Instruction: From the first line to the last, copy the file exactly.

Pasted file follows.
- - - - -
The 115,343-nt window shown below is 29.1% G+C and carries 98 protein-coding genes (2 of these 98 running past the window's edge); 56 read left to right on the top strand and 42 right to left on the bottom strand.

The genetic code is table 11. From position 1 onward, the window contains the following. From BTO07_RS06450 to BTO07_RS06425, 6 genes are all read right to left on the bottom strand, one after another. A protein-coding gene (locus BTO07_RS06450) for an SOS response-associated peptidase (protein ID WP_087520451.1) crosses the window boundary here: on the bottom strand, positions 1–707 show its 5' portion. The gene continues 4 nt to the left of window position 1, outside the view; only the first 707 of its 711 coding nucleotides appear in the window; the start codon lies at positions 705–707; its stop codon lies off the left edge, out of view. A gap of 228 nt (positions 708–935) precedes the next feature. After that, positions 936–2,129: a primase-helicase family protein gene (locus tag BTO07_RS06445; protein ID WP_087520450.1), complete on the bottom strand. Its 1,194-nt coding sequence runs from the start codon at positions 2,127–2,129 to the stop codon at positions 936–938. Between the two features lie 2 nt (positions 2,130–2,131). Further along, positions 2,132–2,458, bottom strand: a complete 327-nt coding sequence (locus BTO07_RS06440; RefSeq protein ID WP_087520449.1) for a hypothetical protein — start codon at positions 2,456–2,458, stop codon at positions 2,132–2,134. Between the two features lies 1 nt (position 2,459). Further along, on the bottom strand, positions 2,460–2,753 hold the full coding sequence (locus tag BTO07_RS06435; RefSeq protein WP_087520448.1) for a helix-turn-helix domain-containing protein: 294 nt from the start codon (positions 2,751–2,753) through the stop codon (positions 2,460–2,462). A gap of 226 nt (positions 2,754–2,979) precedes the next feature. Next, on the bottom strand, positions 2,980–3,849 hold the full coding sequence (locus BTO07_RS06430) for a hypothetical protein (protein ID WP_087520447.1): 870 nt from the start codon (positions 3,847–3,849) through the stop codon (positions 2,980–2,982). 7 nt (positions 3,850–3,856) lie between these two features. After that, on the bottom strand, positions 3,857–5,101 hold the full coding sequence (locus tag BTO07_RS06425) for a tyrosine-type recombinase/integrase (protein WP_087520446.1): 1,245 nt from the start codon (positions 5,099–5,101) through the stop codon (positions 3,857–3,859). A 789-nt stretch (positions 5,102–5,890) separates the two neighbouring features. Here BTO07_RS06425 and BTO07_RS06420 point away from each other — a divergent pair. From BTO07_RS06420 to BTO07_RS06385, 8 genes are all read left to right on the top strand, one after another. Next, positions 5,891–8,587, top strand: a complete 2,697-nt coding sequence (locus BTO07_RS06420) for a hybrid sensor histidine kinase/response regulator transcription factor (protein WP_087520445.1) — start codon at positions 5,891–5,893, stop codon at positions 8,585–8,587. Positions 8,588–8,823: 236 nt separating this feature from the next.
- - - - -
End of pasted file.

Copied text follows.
The 115,343-nt window shown below is 29.1% G+C and carries 98 protein-coding genes (2 of these 98 running past the window's edge); 56 read left to right on the top strand and 42 right to left on the bottom strand.

The genetic code is table 11. From position 1 onward, the window contains the following. From BTO07_RS06450 to BTO07_RS06425, 6 genes are all read right to left on the bottom strand, one after another. A protein-coding gene (locus BTO07_RS06450) for an SOS response-associated peptidase (protein ID WP_087520451.1) crosses the window boundary here: on the bottom strand, positions 1–707 show its 5' portion. The gene continues 4 nt to the left of window position 1, outside the view; only the first 707 of its 711 coding nucleotides appear in the window; the start codon lies at positions 705–707; its stop codon lies off the left edge, out of view. A gap of 228 nt (positions 708–935) precedes the next feature. After that, positions 936–2,129: a primase-helicase family protein gene (locus tag BTO07_RS06445; protein ID WP_087520450.1), complete on the bottom strand. Its 1,194-nt coding sequence runs from the start codon at positions 2,127–2,129 to the stop codon at positions 936–938. Between the two features lie 2 nt (positions 2,130–2,131). Further along, positions 2,132–2,458, bottom strand: a complete 327-nt coding sequence (locus BTO07_RS06440; RefSeq protein ID WP_087520449.1) for a hypothetical protein — start codon at positions 2,456–2,458, stop codon at positions 2,132–2,134. Between the two features lies 1 nt (position 2,459). Further along, on the bottom strand, positions 2,460–2,753 hold the full coding sequence (locus tag BTO07_RS06435; RefSeq protein WP_087520448.1) for a helix-turn-helix domain-containing protein: 294 nt from the start codon (positions 2,751–2,753) through the stop codon (positions 2,460–2,462). A gap of 226 nt (positions 2,754–2,979) precedes the next feature. Next, on the bottom strand, positions 2,980–3,849 hold the full coding sequence (locus BTO07_RS06430) for a hypothetical protein (protein ID WP_087520447.1): 870 nt from the start codon (positions 3,847–3,849) through the stop codon (positions 2,980–2,982). 7 nt (positions 3,850–3,856) lie between these two features. After that, on the bottom strand, positions 3,857–5,101 hold the full coding sequence (locus tag BTO07_RS06425) for a tyrosine-type recombinase/integrase (protein WP_087520446.1): 1,245 nt from the start codon (positions 5,099–5,101) through the stop codon (positions 3,857–3,859). A 789-nt stretch (positions 5,102–5,890) separates the two neighbouring features. Here BTO07_RS06425 and BTO07_RS06420 point away from each other — a divergent pair. From BTO07_RS06420 to BTO07_RS06385, 8 genes are all read left to right on the top strand, one after another. Next, positions 5,891–8,587, top strand: a complete 2,697-nt coding sequence (locus BTO07_RS06420) for a hybrid sensor histidine kinase/response regulator transcription factor (protein WP_087520445.1) — start codon at positions 5,891–5,893, stop codon at positions 8,585–8,587. Positions 8,588–8,823: 236 nt separating this feature from the next.